The Anthropocene Reviewed by John Green
It's a little meta to be writing a review about a book on a five start scale that's whole premise is reviewing the human centered planet on a five star scale. Maybe we're all just a million little Yelp reviews stacked on top of each other. None the less, here's my review of John's reviews, which I've given a perfect five stars even if it's not necessarily a perfect book. Five stars is a state of mind, right?
I should probably premise this with the fact that I like John Green's books despite the fact that maybe they're a bit manic pixie dream girl at times. They're not the most brilliant books in the world, but they became extremely important to me one summer. I felt seen by the "teens who don't sound like teens" according to a ton of adults on Goodreads. They sounded like me. And they still matter to me, even though, as with everything popular, they've been thoroughly dissected for their flaws. I also like his podcast with his brother and the Vlogbrothers videos that I watch whenever they show up in my recommended. John thinks in a very interesting way. I was also primed to like this book because I was a fan of the Anthropocene Reviewed podcast that was the start of the book. So with that out of the way, here's why I like this peculiar book of essays:
I've always strongly believed that a review says more about the reviewer than it does about the work itself. That's the core message of this book. Part nonfiction, part memoir, all in the context of rating the world as a way to understand it. Sometimes I think about how in the hundreds of reviews I've written for this blog and my music blog I've left a paper trail of my taste, of who I was at any specific moment in time. I've grown and changed and there's proof of that written all over these troves of reviews. They reflect on my fears and anxieties and hopes and loves. And I think that's beautiful. I honestly don't understand reviews that turn away from that personal place, that assume they can objectively review the quality of any kind of art. Each essay in this book is written with that same level of thought, intention, and awareness.
I'm honestly struggling with how to write this review in a way that's helpful to any of you. Each essay is so wildly different that it doesn't make much sense to really talk about any of them detail. The essays are earnest; they're full of metaphor. If you've read John's other books, the voice is the same. If you've followed his videos, you've probably heard most of these stories in some form before. In that way, it's almost like seeing a distant relative and hearing them tell you the same anecdotes they hold close. Yet, somehow, it's endearing instead of annoying.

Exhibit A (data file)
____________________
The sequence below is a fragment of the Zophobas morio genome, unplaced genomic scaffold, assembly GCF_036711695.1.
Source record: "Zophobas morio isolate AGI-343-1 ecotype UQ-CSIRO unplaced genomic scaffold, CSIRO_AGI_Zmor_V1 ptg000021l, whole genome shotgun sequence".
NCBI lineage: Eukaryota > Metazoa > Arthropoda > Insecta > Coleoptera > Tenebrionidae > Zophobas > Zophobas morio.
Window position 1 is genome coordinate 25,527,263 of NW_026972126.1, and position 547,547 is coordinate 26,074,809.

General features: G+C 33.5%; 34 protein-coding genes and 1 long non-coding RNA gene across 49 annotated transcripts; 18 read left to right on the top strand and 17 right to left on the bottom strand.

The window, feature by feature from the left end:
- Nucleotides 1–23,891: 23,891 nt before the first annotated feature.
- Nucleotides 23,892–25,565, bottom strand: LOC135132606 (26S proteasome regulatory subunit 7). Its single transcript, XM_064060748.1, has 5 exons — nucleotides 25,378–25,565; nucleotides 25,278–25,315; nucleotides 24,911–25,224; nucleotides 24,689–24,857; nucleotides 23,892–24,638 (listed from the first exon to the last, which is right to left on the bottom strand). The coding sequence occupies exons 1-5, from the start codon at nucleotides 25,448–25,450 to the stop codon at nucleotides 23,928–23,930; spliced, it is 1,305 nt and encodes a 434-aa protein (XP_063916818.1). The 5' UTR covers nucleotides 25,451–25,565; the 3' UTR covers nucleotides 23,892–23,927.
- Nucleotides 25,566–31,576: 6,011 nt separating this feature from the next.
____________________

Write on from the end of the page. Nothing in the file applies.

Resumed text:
There's also a self awareness in these pages that is sometimes criticized as missing from John's earlier works of fiction. Every piece of figurative language is considered, and the more existential thoughts are critically analyzed and questioned. Much of the message boils down to the fact that we know so much, but we don't know even more. We can make poetic meaning out of the best and worst in life, but that's really just band-aids over bullet holes situation. Sometimes things don't happen for a reason.
A couple pages in, I dug out a highlighter to keep with me as I read. I'm not against writing in books at all, but I just don't do it very often when I'm not reading for school. I wanted the chance to leave my first impressions all over the book. There were many lines that impressed me that I wanted to return to later. Lines that felt inspiring or comforting or invigorating. I'm excited to go back and read through them again in a few days or weeks or months.
My favorite story in the book came from a review of the Apple notes app- probably my most used app. John writes about how he dealt with all his random thoughts before the app came into existence by writing in whatever books he was reading at the time. Like full grocery lists in the margins. I can already see bookstagram shaking their collective head in disdain now. But there was something about that weird practice that resonated with me. Giving small pieces of yourself back to the book that's bearing the author's soul to you, even if you don't understand your own notes to self later. As for my own notes app, it's probably the most transparent way into how my brain works in all its messy, overstuffed, fragmented glory.
While it's not YA or terribly conventional or about much of anything, The Anthropocene Reviewed is a book that's worth reading. I intended to read it slowly over the course of a month or so- an essay each evening or something like that- but I wound up finishing it in basically a day. It's been a while since I managed to do that.
More From John Green...